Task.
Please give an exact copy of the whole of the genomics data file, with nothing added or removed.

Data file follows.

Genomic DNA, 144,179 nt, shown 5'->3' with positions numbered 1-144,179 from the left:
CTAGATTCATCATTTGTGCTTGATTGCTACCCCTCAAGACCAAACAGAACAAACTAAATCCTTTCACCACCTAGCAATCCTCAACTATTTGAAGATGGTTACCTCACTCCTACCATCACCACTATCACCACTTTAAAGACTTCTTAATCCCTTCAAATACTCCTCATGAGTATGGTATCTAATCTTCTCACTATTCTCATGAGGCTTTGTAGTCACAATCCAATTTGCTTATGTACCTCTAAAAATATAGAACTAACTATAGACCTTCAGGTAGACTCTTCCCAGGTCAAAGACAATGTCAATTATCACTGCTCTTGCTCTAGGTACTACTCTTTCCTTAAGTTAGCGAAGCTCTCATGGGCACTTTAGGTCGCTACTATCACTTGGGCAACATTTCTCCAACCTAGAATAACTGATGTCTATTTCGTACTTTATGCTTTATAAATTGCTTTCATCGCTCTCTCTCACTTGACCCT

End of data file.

Genomic DNA, 144,179 nt, shown 5'->3' with positions numbered 1-144,179 from the left:
CTAGATTCATCATTTGTGCTTGATTGCTACCCCTCAAGACCAAACAGAACAAACTAAATCCTTTCACCACCTAGCAATCCTCAACTATTTGAAGATGGTTACCTCACTCCTACCATCACCACTATCACCACTTTAAAGACTTCTTAATCCCTTCAAATACTCCTCATGAGTATGGTATCTAATCTTCTCACTATTCTCATGAGGCTTTGTAGTCACAATCCAATTTGCTTATGTACCTCTAAAAATATAGAACTAACTATAGACCTTCAGGTAGACTCTTCCCAGGTCAAAGACAATGTCAATTATCACTGCTCTTGCTCTAGGTACTACTCTTTCCTTAAGTTAGCGAAGCTCTCATGGGCACTTTAGGTCGCTACTATCACTTGGGCAACATTTCTCCAACCTAGAATAACTGATGTCTATTTCGTACTTTATGCTTTATAAATTGCTTTCATCGCTCTCTCTCACTTGACCCT